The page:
·         If you're struggling to cope with work pressures and you have access to an occupational health department, you can speak to them about how you are feeling.  They may be able to help you to review your work commitments or address specific issues that are affecting your work.
·         If you are having financial difficulties, speak to your local Citizens Advice Bureau about how you might get financial help.  Debt counseling provides free, confidential and independent advice for people with debt problems.
·         If you are out of work or want to change your job, your local job recruitment centres may offer support in finding work.
Where possible, you should always try to keep working.  This is because people with depression often find that having something meaningful to do and a reason to get up in the morning is very helpful.  Being with work colleagues, having a routine to the day, and the sense of achievement in getting a job done are all good for your mental health.
Close relationships
Problems with close personal relationships can have a devastating effect on how you feel about yourself and the world.  If you are struggling to cope with a difficult relationship or your depression is causing problems in your relationship you can contact a marriage counselor or you could speak to your GP about getting other forms of relationship counseling.
Physical activity
There is good evidence that exercise can lift your mood because it can take your mind off your depression as well as stimulate the release of endorphins in the brain.  Endorphins are neurotransmitters produced in the pituitary gland in the brain that produce feelings of happiness.
If you have mild or moderate depression your GP might recommend you to join an exercise referral scheme.  Ideally you should be aiming to take 50 minutes of exercise three to five times a week.  You can break this time down into shorter periods to fit it into your everyday life.
Some studies have suggested a link between what you eat and depression, but there isn’t enough conclusive evidence to say whether or not it can definitely make a difference.  There is some evidence that foods that are rich in some essential fatty acids found in oily fish, like mackerel, salmon, herring, sardines, kippers and fresh tuna can help to relieve depression.  Whether there is a direct link or not, eating healthily will help you generally feel better and give you more energy, especially if you are also exercising.
Avoiding alcohol and drugs
Alcohol acts as a depressant on the brain.  If you are already suffering from depression, drinking alcohol can make you feel worse instead of better.  With such a vicious circle it is best to drink moderately, if at all.  Recreational drugs should also be avoided.
Managing anxiety
Around half of those people who experience depression will also experience anxiety.  Taking steps to manage your anxiety can help give you the mental space to begin to deal with your depression. Talking about what is making you anxious, as well as a healthy diet and exercising, will all help you to control your anxiety.  Some people, especially those with mild depression, find that relaxation techniques such as meditation and yoga help them to manage their anxiety.
Complementary medicine
There is some evidence that St John’s Wort can help with mild to moderate depression.  However, this drug is known to interact with other substances so you need to get advice from a pharmacist or other health professional before taking it.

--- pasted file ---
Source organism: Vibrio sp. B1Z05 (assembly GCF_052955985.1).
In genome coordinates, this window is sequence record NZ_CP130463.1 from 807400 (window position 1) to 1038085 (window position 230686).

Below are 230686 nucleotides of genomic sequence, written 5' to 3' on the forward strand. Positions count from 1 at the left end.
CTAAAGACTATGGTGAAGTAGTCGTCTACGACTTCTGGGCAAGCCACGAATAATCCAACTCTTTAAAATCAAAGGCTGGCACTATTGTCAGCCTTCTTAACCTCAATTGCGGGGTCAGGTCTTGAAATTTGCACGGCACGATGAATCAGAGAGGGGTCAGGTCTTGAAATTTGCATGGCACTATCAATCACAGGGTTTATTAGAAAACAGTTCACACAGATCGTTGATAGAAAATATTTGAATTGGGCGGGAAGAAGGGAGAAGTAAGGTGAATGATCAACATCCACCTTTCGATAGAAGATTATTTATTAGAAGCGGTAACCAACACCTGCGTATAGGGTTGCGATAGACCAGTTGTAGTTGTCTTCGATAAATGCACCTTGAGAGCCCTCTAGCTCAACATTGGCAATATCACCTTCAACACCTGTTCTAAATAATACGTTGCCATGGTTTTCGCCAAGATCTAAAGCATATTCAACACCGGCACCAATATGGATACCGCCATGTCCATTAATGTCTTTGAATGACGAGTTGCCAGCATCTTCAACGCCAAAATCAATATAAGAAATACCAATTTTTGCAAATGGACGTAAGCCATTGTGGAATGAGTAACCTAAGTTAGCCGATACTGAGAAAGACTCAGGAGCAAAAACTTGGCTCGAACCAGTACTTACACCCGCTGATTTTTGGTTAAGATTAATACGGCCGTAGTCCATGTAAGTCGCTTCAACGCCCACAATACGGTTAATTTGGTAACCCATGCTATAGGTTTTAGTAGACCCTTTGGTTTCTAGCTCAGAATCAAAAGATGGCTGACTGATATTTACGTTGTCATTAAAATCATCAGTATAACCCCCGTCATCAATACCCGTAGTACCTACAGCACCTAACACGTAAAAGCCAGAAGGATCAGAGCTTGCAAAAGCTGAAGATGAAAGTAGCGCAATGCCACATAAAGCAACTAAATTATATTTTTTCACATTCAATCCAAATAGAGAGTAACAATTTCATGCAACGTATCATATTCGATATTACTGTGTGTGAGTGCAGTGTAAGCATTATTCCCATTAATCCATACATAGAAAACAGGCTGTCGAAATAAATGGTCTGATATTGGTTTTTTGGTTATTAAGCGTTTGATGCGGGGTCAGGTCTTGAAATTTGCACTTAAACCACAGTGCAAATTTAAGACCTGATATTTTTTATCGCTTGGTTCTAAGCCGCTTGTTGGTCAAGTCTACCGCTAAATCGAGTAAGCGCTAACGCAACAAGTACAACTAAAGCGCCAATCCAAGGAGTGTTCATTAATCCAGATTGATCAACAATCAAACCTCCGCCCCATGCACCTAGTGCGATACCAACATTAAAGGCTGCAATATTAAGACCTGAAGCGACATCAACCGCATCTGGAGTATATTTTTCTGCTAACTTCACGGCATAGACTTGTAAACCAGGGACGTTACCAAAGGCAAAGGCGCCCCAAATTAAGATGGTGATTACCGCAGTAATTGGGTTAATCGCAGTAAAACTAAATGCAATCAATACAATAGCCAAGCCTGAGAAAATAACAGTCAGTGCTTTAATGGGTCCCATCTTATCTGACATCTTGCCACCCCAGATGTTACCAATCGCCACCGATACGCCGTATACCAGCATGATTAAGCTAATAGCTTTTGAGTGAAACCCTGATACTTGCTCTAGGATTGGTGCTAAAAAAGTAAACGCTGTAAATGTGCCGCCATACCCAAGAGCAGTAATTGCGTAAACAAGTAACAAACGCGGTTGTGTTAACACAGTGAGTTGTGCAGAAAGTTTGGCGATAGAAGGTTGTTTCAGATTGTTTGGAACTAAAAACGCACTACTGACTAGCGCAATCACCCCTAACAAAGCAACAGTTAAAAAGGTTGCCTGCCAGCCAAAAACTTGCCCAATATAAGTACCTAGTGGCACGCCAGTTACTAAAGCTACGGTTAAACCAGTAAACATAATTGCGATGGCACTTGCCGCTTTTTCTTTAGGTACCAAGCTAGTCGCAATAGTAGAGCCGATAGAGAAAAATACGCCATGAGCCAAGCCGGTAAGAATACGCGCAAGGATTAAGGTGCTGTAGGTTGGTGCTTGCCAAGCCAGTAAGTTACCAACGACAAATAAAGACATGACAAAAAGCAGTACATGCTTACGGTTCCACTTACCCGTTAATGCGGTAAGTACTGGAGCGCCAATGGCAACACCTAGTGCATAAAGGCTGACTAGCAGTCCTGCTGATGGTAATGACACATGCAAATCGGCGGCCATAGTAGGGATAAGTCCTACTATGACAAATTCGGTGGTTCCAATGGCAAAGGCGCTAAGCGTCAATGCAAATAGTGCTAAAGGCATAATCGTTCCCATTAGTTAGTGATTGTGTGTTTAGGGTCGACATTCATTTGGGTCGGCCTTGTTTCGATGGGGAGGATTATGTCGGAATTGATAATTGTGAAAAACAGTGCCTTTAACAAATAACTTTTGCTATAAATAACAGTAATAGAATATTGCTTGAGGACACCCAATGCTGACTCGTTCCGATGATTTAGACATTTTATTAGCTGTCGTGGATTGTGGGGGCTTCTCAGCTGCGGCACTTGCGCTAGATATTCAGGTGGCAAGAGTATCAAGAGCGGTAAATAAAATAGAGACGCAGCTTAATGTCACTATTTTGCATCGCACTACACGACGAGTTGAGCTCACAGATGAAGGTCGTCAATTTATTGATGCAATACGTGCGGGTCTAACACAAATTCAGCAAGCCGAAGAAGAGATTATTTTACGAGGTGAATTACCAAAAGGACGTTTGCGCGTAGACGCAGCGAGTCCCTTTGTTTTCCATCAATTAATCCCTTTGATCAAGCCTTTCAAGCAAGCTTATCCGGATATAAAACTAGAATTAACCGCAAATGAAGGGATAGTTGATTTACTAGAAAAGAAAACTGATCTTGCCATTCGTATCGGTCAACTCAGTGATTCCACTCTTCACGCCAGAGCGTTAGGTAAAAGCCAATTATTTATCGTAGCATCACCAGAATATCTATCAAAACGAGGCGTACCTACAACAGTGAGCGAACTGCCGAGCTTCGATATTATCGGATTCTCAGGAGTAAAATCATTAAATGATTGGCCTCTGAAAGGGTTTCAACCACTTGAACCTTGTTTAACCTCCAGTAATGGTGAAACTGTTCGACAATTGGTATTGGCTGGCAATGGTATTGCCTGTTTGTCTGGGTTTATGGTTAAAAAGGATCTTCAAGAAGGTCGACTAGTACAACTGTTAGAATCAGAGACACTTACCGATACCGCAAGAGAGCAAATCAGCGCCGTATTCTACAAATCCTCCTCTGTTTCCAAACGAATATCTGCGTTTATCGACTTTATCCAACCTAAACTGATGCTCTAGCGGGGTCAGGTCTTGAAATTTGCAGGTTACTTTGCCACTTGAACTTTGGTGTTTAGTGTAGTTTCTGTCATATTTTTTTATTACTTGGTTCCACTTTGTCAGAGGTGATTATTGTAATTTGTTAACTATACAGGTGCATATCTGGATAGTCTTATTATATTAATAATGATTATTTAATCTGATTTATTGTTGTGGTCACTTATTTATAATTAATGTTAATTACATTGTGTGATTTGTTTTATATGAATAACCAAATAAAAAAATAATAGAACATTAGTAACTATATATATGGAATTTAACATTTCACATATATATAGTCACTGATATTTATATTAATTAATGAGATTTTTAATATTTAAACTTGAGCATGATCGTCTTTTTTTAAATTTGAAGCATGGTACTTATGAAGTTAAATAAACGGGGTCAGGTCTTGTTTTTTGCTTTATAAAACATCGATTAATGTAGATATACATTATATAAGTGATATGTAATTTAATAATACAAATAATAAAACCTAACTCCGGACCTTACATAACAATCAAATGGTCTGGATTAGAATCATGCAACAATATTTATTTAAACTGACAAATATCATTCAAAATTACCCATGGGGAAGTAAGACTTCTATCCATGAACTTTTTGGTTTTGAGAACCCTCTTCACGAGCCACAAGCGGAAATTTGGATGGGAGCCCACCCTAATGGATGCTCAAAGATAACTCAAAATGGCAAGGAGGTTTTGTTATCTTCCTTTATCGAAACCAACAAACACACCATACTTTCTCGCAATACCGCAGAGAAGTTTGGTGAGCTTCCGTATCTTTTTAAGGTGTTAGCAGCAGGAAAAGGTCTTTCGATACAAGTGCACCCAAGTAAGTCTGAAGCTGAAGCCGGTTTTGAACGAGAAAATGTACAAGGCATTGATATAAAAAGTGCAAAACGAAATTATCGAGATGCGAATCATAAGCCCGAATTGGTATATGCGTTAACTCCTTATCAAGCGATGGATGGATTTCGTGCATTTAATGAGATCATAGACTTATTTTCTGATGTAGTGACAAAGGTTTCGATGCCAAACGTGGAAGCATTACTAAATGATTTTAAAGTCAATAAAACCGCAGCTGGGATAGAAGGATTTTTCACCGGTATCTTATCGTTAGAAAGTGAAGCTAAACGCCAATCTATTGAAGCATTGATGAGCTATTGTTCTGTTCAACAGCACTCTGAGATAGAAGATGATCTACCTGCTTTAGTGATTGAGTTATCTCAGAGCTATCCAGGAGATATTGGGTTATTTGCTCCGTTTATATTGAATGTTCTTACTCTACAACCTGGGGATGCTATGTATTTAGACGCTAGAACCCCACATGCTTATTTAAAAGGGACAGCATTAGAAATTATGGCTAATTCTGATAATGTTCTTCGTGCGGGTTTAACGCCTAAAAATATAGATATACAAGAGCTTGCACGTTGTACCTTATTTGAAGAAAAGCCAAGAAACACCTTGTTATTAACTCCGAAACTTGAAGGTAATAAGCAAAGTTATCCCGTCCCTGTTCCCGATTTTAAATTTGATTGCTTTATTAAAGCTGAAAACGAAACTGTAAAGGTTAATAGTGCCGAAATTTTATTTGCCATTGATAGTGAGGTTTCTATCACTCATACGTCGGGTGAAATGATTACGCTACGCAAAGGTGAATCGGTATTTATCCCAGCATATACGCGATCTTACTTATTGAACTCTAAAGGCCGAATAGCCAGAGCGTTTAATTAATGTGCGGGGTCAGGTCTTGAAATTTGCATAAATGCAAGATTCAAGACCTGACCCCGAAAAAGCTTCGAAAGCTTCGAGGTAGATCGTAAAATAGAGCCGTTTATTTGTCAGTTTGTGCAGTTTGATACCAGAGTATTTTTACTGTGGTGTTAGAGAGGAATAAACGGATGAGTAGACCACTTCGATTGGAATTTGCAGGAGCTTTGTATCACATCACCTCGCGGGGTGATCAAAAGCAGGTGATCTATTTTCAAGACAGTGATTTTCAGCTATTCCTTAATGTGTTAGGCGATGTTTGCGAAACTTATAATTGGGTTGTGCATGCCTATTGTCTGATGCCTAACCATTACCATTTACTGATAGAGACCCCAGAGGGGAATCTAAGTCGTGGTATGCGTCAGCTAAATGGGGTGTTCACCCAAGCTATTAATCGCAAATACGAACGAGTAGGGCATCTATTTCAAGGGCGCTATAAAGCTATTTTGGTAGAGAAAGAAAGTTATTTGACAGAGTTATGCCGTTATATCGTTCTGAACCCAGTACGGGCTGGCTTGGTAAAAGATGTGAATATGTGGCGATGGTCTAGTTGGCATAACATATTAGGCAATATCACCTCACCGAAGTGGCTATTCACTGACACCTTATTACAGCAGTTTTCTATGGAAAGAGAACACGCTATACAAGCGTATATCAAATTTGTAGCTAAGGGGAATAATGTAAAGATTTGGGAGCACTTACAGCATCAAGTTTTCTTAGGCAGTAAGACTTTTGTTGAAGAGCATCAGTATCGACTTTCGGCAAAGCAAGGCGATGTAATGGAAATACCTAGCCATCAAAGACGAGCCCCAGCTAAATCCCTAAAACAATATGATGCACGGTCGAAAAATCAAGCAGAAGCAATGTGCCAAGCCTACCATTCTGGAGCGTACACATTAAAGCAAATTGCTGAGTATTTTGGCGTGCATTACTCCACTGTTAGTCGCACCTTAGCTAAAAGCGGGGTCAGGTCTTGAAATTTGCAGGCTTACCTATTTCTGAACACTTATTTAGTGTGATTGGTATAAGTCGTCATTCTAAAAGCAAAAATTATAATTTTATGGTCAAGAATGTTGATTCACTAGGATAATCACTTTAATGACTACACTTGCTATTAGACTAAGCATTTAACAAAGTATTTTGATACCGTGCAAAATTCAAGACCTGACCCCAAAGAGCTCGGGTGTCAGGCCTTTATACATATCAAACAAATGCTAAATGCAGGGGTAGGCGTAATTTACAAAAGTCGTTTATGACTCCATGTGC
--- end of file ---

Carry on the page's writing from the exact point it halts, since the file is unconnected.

Hypericum perforatum

Available as:
Tablets with a standardized concentration of Hypericin

400 to 600mg dried extract, equivalent to 900 micrograms total Hypericin daily

There is evidence of interaction with some prescribed medication, specifically the blood clotting drug Warfarin.  It could also interact with drugs for HIV, organ transplants and epilepsy, with theophiline for asthma, some anti-depressants, tripitane for migraine and low-dose contraceptive pills.  It is best avoided during pregnancy and breast feeding.
Despite these suggestions, St John’s Wort is definitely safer than aspirin, paracetamol or other anti- inflammatory drugs.

What is it?
An upright perennial growing to around 1 metre (3 feet) high with attractive brilliant yellow flowers, St John’s Wort grows wild throughout Europe.  It flowers normally around St John’s Day, June 24th, which is how it gets its common name.
For centuries, St John’s Wort has been used in the treatment of chest infections, bladder problems, wound healing and as a gentle sedative.  Its modern use, however, is mainly for the treatment of mild to moderate depression.  Over 2 million people have tried it for this reason in the UK alone.  Even this is not a new treatment – the ancient Greeks called St John’s Wort the “sunshine herb” as it bought light back into the lives of depressed people.

What it does
St John’s Wort contains volatile oil, flavonoids and, most importantly, hypericin, which is not only an ANTI-DEPRESSANT but also has powerful ANTI-VIRAL properties.  Hypericin is found in all parts of the plant.  A recent analysis of 23 different clinical trials has shown beyond doubt that St John’s Wort is extremely effective in the relief of mild to moderate depression. 
Yet even mild depression can trigger a range of depressing symptoms that can all be helped by St John’s Wort such as:
Exhaustion and tiredness
Muscle pain
Repeated studies have proved that individuals suffering from mild to moderate depression respond well to this GENTLE and NON-ADDICTIVE herb as they do to more powerful chemical sedatives, tranquilizers and anti-depressants.

"There's nothing, repeat, nothing to be ashamed of
when you're going through a depression.
If you get help, the chances of your licking it are really good.
But, you have to get yourself onto a safe path"
Mike Wallace


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    1. Kids bring out the best in our lives don't they lol. I used to suffer from panic attacks - will take a look at your web page - thanks x